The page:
3. Add cleaned, drained livers and saute until cooked through 15 to 20 minutes.
  4. Add salt and black pepper. Allow any liquid that the livers release to evaporate as they cook. Remove from the heat and cool.
  5. If using a wooden chopping bowl, transfer cooked livers and onions to it. Using a metal chopping blade, chop cooked livers into small diced pieces. Some of the livers will turn into mush, others will hold their shape. The goal is to attain a spreadable combination of small pieces and paste.
  6. If not using a chopping bowl, chop each liver by hand on a cutting board using a very sharp knife, and transfer to a mixing bowl.
  7. Add chopped eggs, mix well, and adjust the seasoning with additional salt and pepper, if necessary. Adding more schmaltz will smooth out the flavor of the liver and the texture. Use your judgment. The chopped liver can be made up to two days in advance and refrigerated at this point.
  8. On the day of serving, remove the liver from the refrigerator.
  9. Using a handheld box grater, grate the remaining onion into the liver, holding on to the root end to leverage. Mix well, taste and adjust the seasoning, which will have changed after sitting and chilling.

Recipe from Jamie Geller

Vegan chopped liver

Serves: 10-12

Total time: 1 hour

Ingredients

  • 1 tbsp olive oil
  • 1 1/2 cups chopped onions
  • 2 cups sliced mushrooms (use white, baby bella, or cremini)
  • 3/4 cup roasted cashews (see note)
  • 1 tbsp lemon juice, or to taste
  • Salt and freshly ground pepper to taste

Instructions

  1. Heat the oil in a medium skillet. Sauté the onions slowly over medium-low heat, stirring frequently, until nicely browned. Add the mushrooms and cook until they've wilted down.
  2. Combine the onions and mushrooms with the remaining ingredients in the container of a food processor. Process until smoothly pureed, scraping down the sides as needed.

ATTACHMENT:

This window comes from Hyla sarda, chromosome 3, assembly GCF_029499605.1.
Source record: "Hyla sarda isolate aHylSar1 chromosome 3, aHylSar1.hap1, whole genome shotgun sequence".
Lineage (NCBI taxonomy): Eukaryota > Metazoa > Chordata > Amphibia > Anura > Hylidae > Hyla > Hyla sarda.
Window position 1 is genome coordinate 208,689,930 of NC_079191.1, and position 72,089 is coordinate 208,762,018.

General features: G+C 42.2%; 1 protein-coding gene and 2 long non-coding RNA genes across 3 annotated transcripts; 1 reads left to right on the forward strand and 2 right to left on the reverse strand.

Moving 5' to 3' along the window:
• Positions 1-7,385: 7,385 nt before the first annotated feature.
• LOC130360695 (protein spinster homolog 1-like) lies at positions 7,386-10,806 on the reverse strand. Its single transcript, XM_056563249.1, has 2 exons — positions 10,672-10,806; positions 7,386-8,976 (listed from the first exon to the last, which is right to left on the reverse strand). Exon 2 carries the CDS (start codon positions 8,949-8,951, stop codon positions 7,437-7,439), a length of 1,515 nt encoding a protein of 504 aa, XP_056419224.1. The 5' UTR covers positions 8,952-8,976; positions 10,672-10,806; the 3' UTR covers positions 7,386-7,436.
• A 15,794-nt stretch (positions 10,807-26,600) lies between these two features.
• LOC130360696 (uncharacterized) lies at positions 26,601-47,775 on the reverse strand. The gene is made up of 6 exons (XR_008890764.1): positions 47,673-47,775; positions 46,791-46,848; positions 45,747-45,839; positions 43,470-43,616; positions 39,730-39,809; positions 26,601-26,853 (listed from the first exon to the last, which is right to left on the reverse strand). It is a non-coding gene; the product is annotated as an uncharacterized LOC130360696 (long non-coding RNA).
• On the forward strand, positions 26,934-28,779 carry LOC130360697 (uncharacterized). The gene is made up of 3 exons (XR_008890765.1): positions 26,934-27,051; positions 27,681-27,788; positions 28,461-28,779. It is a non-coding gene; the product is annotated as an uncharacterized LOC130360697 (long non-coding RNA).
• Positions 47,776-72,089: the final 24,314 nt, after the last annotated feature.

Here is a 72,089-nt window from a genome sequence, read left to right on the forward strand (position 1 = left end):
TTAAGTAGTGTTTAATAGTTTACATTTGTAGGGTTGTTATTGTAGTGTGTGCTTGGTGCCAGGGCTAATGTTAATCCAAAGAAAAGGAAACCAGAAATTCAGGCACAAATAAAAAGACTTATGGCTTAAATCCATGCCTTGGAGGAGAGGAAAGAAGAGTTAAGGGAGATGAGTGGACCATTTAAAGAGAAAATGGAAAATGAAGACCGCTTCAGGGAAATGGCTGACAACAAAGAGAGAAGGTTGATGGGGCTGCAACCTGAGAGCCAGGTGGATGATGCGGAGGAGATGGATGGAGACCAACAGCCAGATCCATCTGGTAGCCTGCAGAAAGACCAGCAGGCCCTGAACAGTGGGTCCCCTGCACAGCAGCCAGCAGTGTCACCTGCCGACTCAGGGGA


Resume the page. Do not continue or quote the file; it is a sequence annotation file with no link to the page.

3. Serve at once with matzo, matzo crackers, or raw veggies. Or store in a tightly lidded container in the fridge until needed, and bring to room temperature before serving.

Recipe from VegKitchen

Sweet and sour brisket

Serves: 10

Total time: 11 hours

Ingredients

  • 4 pounds beef brisket
  • 1 cup water
  • 1 cup ketchup
  • 1/2 cup white vinegar
  • 2 medium onions, sliced
  • 1 clove garlic, minced
  • 3/4 cup brown sugar
  • 1 tablespoon salt

Instructions

  1. Heat brisket in a large skillet or dutch oven over medium-high heat. Cook until browned on all sides.
  2. Stir in water, ketchup, vinegar, onions, garlic, brown sugar and salt. Bring to a boil, then cover and reduce heat to medium-low.
  3. Continue simmering until tender, turning brisket occasionally, 2 hours and 30 minutes to 3 hours and 30 minutes.
  4. Remove brisket and allow to cool before slicing the meat against the grain.
  5. Place brisket slices in a 9x13 inch baking pan or large platter and pour gravy on top. Cover and refrigerate overnight. Remove any excess fat and reheat before serving.

Recipe from All Recipes

Sweet + spicy roast chicken with carrots, dates + pistachios

Serves: 4-6

Total time: 1 Hour 15 minutes, plus 6 hours marinating time

Ingredients

  • 1 tsp lemon zest
  • 3 tbsp freshly squeezed lemon juice, from 1 large lemon
  • 1 tsp orange zest
  • 6 tbsp freshly squeezed orange juice, from 2 oranges
  • 6 tbsp extra-virgin olive oil
  • 3 tbsp whole grain mustard
  • 6 tbsp honey
  • 1/2 tsp crushed red pepper flakes
  • 3 cloves garlic, roughly chopped
  • 1 tbsp fresh thyme leaves (or 1 tsp dried)
  • 2 1/2 tsp salt
  • 4 pounds bone-in chicken pieces (thighs, drumsticks and breasts)
  • 3 cups 1/4-inch sliced carrots
  • 1 medium yellow onion, halved and thinly sliced
  • 1 cup thinly sliced dried dates
  • 2 tbsp chopped Italian parsley, for garnish
  • 2 scallions, light and dark green parts, thinly sliced, for garnish
  • 1/4 cup chopped salted pistachios, for garnish

Instructions

  1. Make the marinade: In a medium bowl whisk together the lemon zest, lemon juice, orange zest, orange juice, olive oil, mustard, honey, red pepper flakes, garlic, thyme and salt.
  2. Place the chicken, carrots, onions, and dates in a large sealable plastic bag. Add the marinade and seal shut. Massage to make sure everything is evenly coated with the marinade. Place the bag on a rimmed sheet pan to protect against leakage and marinate in the refrigerator for at least 6 hours or overnight.
  3. Preheat the oven to 425 degrees and set an oven rack in the middle position.
  4. Transfer all ingredients from the bag, including the marinade, to a rimmed sheet pan (do not line the pan with foil). Turn the chicken skin side up. Roast until chicken is lightly browned and cooked through, 40 to 45 minutes. About halfway through cooking, stir the carrots so that they don't burn around the edges of the pan.
  5. Turn on broiler (leave pan on middle rack), and cook 1 to 3 minutes more, or until skin is golden brown and crispy. Watch carefully: the honey in the marinade can cause the skin to burn quickly.